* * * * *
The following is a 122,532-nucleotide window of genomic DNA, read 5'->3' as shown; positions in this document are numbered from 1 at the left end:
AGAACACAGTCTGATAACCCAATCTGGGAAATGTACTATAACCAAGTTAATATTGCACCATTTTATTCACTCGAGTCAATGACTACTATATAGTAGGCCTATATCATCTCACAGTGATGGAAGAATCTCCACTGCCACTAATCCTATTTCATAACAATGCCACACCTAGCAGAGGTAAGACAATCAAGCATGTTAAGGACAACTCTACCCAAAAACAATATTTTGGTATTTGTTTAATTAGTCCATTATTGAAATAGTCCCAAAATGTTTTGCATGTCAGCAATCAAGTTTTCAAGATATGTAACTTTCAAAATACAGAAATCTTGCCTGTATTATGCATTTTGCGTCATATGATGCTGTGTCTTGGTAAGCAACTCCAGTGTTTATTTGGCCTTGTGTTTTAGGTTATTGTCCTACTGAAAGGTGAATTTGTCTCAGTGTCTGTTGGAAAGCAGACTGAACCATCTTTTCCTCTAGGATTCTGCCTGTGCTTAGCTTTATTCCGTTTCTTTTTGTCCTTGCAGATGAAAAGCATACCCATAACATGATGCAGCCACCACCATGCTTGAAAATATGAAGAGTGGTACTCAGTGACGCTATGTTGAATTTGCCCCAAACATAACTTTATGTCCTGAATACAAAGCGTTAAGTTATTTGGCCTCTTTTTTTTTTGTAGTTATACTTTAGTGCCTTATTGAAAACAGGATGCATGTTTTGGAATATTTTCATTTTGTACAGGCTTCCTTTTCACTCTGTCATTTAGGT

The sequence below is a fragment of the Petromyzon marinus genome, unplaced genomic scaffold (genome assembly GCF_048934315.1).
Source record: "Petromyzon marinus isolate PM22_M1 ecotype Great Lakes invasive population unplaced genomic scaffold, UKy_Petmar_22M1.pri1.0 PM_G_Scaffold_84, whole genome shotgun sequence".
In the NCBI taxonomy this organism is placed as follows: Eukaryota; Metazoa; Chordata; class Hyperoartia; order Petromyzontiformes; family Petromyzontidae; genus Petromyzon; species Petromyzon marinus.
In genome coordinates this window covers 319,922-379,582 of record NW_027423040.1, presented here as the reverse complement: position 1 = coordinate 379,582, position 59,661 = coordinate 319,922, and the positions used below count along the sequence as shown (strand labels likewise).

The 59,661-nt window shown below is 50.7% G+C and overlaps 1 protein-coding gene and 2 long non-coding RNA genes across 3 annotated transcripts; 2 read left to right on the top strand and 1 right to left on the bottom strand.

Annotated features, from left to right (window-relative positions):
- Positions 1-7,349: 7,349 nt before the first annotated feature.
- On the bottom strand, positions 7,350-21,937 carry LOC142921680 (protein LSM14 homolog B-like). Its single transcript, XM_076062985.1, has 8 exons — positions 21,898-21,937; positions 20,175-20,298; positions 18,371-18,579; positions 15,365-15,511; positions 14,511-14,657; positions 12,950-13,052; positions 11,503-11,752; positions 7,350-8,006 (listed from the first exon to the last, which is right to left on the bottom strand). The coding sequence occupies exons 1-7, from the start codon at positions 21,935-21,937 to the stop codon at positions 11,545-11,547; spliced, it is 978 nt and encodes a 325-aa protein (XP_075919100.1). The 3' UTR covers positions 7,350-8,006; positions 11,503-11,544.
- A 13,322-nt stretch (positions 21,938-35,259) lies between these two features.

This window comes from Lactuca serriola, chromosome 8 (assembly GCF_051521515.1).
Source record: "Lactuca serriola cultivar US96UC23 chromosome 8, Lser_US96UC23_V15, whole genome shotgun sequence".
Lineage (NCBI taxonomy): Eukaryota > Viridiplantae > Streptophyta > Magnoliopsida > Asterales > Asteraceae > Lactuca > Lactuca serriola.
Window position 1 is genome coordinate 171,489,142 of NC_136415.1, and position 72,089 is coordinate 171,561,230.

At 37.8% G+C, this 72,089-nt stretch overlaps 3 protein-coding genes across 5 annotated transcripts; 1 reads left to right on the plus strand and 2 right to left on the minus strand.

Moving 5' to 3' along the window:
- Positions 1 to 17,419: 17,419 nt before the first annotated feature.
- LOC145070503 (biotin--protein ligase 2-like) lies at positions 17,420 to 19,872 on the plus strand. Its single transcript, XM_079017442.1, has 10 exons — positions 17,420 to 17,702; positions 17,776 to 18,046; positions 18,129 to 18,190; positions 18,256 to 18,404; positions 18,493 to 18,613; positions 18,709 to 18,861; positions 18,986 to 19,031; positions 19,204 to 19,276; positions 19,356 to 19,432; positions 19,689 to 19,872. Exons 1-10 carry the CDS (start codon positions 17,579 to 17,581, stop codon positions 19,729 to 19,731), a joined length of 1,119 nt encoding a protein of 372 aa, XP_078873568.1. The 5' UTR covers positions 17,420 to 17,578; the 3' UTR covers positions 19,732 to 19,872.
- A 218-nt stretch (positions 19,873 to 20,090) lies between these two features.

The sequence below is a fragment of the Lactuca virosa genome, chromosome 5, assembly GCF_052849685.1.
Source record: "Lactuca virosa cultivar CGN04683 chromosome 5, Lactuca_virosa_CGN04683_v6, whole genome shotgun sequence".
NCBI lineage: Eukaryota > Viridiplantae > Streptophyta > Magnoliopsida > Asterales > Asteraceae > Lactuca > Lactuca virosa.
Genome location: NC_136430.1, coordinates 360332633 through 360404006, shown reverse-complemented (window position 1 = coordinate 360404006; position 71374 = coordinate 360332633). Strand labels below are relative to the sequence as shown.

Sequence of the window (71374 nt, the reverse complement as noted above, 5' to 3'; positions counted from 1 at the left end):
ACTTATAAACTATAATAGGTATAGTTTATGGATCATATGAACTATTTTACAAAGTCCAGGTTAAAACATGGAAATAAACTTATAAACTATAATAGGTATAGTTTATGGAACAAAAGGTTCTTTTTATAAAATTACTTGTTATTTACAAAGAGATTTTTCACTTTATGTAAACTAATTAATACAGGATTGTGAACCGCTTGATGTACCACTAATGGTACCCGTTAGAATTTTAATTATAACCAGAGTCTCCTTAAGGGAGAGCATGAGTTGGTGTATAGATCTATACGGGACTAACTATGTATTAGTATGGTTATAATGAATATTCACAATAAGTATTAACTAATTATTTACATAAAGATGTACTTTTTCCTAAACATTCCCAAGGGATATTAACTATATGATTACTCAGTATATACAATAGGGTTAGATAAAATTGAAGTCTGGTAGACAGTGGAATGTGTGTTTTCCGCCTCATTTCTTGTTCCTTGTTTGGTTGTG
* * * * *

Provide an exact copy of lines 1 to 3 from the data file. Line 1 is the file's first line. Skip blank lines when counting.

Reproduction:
The following is a 122,532-nucleotide window of genomic DNA, read 5'->3' as shown; positions in this document are numbered from 1 at the left end:
AGAACACAGTCTGATAACCCAATCTGGGAAATGTACTATAACCAAGTTAATATTGCACCATTTTATTCACTCGAGTCAATGACTACTATATAGTAGGCCTATATCATCTCACAGTGATGGAAGAATCTCCACTGCCACTAATCCTATTTCATAACAATGCCACACCTAGCAGAGGTAAGACAATCAAGCATGTTAAGGACAACTCTACCCAAAAACAATATTTTGGTATTTGTTTAATTAGTCCATTATTGAAATAGTCCCAAAATGTTTTGCATGTCAGCAATCAAGTTTTCAAGATATGTAACTTTCAAAATACAGAAATCTTGCCTGTATTATGCATTTTGCGTCATATGATGCTGTGTCTTGGTAAGCAACTCCAGTGTTTATTTGGCCTTGTGTTTTAGGTTATTGTCCTACTGAAAGGTGAATTTGTCTCAGTGTCTGTTGGAAAGCAGACTGAACCATCTTTTCCTCTAGGATTCTGCCTGTGCTTAGCTTTATTCCGTTTCTTTTTGTCCTTGCAGATGAAAAGCATACCCATAACATGATGCAGCCACCACCATGCTTGAAAATATGAAGAGTGGTACTCAGTGACGCTATGTTGAATTTGCCCCAAACATAACTTTATGTCCTGAATACAAAGCGTTAAGTTATTTGGCCTCTTTTTTTTTTGTAGTTATACTTTAGTGCCTTATTGAAAACAGGATGCATGTTTTGGAATATTTTCATTTTGTACAGGCTTCCTTTTCACTCTGTCATTTAGGT

The sequence below is a fragment of the Petromyzon marinus genome, unplaced genomic scaffold (genome assembly GCF_048934315.1).